The video, which appears to have been shot in 2022, shows two 16-year-old boys in handcuffs in front of hundreds of students in an outdoor stadium
Rare BBC video footage shows two teenage boys in North Korea being sentenced to 12 years of hard labor for watching South Korean K-dramas.
The video, which is shown filmed in 2022, shows two 16-year-old boys handcuffed in front of hundreds of students in an outdoor stadium. Also, the footage shows uniformed officers reprimanding the boys for not “they think seriously about their mistakes.”
North Korea bans the broadcasting and viewing of entertainment shows from South Korea. Still, some are willing to risk severe punishment and to watch the particular series from South Korea, which have a huge global audience.
Shots like this are rare because North Korea prohibits the leaking of photos, videos and other evidence of life in the country to the outside world.
This video was provided to the BBC by South and North Development (Sand)a research institute working with those who have fled the North.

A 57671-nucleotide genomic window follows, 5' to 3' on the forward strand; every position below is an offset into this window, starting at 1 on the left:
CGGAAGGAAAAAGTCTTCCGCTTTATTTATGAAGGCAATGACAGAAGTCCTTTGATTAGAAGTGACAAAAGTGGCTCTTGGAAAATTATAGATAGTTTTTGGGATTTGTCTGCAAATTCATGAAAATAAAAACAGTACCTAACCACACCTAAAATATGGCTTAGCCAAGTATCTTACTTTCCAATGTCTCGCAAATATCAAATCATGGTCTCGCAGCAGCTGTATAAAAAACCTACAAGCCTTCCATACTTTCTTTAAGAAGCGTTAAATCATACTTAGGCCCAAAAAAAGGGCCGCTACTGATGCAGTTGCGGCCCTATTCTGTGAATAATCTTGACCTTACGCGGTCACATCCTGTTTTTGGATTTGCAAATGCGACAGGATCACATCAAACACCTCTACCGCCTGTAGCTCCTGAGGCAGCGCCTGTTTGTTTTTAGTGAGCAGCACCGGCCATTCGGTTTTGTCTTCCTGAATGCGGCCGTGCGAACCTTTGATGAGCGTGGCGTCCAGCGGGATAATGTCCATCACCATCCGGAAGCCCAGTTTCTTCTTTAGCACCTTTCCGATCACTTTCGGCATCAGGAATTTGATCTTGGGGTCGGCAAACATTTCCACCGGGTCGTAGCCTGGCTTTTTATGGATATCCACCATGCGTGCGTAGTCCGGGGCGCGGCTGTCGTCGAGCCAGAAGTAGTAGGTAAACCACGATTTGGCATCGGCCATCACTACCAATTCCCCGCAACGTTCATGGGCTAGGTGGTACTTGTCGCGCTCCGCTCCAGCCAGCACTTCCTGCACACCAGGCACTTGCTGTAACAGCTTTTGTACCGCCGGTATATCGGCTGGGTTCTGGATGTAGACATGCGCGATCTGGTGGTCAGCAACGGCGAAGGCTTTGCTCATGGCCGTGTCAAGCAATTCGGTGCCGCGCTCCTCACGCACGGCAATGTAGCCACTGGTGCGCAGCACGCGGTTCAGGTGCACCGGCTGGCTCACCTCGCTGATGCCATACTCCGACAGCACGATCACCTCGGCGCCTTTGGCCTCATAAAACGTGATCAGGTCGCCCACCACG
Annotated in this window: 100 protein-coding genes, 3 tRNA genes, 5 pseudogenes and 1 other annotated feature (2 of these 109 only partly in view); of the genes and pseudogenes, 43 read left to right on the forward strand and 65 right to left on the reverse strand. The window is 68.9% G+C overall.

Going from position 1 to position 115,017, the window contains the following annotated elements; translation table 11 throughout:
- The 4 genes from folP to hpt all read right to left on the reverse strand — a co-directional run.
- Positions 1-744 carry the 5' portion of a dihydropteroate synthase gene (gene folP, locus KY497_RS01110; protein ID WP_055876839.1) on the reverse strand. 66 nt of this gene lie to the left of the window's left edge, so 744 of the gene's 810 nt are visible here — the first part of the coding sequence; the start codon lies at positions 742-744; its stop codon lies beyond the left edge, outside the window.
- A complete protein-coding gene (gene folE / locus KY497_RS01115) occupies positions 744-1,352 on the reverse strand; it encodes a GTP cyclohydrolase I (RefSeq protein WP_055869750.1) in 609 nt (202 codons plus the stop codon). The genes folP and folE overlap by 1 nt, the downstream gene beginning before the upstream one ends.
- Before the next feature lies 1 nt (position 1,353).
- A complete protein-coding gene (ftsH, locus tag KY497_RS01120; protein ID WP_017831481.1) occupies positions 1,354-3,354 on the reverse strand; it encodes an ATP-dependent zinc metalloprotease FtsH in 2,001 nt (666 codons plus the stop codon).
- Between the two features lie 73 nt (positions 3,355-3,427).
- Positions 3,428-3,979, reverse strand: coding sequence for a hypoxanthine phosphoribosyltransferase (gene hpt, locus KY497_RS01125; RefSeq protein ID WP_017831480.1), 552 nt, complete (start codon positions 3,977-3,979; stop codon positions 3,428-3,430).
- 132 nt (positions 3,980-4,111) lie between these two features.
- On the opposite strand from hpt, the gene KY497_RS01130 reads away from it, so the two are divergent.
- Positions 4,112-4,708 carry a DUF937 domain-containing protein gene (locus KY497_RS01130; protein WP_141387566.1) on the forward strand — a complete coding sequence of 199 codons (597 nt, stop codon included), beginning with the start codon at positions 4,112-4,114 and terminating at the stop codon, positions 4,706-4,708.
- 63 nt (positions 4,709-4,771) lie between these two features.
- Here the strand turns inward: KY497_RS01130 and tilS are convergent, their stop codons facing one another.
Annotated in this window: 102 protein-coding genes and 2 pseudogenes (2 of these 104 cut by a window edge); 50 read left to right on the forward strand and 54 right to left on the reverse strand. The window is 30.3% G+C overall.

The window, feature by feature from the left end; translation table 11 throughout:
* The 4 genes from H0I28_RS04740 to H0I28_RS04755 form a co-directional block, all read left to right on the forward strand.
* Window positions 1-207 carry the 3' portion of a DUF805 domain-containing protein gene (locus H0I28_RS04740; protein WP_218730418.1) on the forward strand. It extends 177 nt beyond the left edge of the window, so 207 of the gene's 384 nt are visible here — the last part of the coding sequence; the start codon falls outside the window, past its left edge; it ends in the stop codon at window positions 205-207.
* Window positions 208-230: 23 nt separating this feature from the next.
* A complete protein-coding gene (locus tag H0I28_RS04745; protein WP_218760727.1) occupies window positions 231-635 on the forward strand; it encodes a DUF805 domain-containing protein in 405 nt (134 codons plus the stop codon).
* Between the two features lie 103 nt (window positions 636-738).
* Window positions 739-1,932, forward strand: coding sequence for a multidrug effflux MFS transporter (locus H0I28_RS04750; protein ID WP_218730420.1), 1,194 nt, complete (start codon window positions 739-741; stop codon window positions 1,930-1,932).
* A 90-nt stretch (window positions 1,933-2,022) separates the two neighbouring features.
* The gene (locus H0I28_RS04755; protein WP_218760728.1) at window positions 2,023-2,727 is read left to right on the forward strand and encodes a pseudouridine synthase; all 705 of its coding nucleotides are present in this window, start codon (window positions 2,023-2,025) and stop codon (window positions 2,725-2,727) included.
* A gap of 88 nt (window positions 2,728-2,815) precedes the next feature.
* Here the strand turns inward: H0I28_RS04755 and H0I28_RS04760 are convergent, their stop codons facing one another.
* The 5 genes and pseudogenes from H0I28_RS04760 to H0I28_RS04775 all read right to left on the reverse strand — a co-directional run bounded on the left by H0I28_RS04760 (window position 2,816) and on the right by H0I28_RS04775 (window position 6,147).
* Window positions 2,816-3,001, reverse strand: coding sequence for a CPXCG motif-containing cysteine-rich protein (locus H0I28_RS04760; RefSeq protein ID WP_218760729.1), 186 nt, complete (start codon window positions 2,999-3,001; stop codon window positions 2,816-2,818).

The video demonstrates it how harshly the country’s authorities punish such incidents while the clip was reportedly distributed to North Korea for ideological training as a warning to citizens not to watch “decadent recordings”.
The video features a narrator repeating state propaganda. “The culture of the rotten puppet regime has spread even to teenagers”, the voice says, in an apparent reference to South Korea. “They’re only 16, but they ruined their own future”he adds.
In the past, the minors who were breaking the law in this way they were sent to youth labor camps instead of prison and the punishment was usually less than five years.
In 2020, however, Pyongyang enacted a law that makes watching or distributing South Korean entertainment punishable by death.
THE managing director of SandChoi Kyong-hui, stated that Pyongyang sees the spread of South Korean culture as a danger to its ideology.
“Admiration for South Korean society may soon lead to a weakening of the system… This goes against the monolithic ideology that makes North Koreans respect the Kim family,” he said.
“If you get caught watching an American drama, you can get away with a bribebut if you watch a Korean drama, you get shot,” a source told the BBC.
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